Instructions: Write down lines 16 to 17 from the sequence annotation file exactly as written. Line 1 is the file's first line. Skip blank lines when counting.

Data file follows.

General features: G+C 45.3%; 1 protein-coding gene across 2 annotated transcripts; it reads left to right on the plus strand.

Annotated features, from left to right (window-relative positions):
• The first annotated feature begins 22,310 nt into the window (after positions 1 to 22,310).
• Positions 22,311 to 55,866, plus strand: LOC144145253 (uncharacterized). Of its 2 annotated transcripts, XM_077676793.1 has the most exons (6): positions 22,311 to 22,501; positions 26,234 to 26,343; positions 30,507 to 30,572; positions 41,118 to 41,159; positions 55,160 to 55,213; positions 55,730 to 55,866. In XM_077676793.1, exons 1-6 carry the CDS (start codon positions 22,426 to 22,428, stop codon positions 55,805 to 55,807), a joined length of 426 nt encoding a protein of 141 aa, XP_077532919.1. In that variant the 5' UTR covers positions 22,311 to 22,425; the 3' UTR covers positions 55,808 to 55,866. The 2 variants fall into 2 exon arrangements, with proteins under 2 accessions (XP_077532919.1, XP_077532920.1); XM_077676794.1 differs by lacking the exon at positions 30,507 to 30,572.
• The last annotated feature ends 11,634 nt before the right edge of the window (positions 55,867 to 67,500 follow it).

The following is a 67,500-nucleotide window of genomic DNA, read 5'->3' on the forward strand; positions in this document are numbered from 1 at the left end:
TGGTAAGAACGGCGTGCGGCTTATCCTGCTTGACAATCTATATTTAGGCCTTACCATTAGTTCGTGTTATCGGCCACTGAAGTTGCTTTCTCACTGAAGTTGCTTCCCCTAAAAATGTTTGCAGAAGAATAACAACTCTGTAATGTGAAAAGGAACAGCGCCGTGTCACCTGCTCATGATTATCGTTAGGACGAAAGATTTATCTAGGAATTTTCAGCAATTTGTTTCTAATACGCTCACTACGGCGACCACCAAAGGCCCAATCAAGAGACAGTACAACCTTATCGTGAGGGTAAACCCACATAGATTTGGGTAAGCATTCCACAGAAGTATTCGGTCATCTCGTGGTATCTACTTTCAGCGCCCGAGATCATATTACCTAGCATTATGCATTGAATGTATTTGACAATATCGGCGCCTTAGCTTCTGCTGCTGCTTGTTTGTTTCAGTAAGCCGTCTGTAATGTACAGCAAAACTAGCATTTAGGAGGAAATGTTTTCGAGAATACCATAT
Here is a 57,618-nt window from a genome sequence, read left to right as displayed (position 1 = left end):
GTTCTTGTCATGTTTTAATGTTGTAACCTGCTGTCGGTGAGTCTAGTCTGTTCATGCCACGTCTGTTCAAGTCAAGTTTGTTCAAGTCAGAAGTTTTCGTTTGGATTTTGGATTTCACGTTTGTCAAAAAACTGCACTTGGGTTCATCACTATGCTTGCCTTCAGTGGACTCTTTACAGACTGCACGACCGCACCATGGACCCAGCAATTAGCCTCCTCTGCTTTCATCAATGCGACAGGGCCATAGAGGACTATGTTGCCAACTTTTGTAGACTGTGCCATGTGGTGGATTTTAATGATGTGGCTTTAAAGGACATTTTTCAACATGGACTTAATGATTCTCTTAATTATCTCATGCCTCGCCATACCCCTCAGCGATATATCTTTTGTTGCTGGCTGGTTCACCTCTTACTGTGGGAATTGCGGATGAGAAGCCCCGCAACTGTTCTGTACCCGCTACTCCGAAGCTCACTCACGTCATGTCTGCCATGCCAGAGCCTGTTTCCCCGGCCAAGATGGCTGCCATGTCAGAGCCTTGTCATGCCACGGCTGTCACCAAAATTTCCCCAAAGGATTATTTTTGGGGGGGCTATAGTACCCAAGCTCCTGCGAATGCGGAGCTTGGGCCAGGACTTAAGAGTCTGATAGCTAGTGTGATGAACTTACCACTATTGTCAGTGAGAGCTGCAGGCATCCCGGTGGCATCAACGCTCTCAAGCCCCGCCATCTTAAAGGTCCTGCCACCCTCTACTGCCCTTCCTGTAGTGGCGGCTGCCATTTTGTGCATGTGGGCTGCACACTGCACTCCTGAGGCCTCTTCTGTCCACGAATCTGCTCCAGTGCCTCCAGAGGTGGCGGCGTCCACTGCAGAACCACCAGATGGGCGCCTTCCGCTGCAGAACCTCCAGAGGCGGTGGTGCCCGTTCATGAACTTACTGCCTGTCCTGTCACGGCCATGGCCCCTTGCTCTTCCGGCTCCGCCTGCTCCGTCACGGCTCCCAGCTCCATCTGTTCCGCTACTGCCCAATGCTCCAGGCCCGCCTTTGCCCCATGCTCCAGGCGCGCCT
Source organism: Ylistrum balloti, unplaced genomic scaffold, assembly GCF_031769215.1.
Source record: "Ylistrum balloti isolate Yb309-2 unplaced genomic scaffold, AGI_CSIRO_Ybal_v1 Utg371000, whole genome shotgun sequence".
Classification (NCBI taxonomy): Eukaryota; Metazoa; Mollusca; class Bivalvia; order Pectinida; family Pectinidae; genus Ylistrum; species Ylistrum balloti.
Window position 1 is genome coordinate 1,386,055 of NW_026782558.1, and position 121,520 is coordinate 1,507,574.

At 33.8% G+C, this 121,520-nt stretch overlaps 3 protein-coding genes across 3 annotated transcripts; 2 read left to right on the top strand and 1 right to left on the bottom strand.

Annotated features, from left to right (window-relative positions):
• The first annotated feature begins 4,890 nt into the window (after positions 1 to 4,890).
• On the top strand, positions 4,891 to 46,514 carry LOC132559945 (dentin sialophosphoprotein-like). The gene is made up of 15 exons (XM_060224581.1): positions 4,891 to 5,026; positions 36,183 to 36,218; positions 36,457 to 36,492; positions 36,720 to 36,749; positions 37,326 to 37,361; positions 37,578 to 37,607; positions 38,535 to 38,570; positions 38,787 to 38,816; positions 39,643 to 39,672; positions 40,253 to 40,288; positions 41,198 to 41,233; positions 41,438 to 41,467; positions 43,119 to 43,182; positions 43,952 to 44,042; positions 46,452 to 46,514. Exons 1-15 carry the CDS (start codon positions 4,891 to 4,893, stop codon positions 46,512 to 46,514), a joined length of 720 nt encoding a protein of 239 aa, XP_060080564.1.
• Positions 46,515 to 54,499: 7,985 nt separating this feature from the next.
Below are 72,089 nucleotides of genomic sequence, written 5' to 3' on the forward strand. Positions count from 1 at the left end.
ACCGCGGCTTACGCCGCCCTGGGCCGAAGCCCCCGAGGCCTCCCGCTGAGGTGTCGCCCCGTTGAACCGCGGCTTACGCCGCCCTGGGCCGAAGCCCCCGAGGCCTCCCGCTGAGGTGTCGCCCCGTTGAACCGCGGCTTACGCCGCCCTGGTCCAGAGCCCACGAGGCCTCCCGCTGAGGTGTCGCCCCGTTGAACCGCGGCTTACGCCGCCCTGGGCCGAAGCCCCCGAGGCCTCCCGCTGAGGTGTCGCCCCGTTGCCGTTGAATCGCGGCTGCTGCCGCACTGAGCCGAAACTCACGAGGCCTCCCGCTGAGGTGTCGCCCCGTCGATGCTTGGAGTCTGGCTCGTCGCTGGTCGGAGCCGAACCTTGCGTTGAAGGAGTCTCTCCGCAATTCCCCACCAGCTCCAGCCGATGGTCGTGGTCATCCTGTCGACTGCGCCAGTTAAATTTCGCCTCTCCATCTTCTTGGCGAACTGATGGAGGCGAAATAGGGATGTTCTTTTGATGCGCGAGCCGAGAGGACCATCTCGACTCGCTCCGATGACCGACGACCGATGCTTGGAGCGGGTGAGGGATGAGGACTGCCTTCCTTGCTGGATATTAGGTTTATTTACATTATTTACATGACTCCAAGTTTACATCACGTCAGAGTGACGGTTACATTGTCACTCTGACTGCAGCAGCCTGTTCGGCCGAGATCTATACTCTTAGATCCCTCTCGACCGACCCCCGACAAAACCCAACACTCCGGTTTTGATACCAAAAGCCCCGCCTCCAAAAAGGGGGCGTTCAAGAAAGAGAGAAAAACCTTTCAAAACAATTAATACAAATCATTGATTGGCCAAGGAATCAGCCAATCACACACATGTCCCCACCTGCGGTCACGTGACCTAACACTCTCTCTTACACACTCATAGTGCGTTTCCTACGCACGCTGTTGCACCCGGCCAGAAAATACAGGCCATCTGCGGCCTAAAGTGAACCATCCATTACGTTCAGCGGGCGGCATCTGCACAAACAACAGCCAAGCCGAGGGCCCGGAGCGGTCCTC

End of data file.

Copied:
• The first annotated feature begins 4,890 nt into the window (after positions 1 to 4,890).
• On the top strand, positions 4,891 to 46,514 carry LOC132559945 (dentin sialophosphoprotein-like). The gene is made up of 15 exons (XM_060224581.1): positions 4,891 to 5,026; positions 36,183 to 36,218; positions 36,457 to 36,492; positions 36,720 to 36,749; positions 37,326 to 37,361; positions 37,578 to 37,607; positions 38,535 to 38,570; positions 38,787 to 38,816; positions 39,643 to 39,672; positions 40,253 to 40,288; positions 41,198 to 41,233; positions 41,438 to 41,467; positions 43,119 to 43,182; positions 43,952 to 44,042; positions 46,452 to 46,514. Exons 1-15 carry the CDS (start codon positions 4,891 to 4,893, stop codon positions 46,512 to 46,514), a joined length of 720 nt encoding a protein of 239 aa, XP_060080564.1.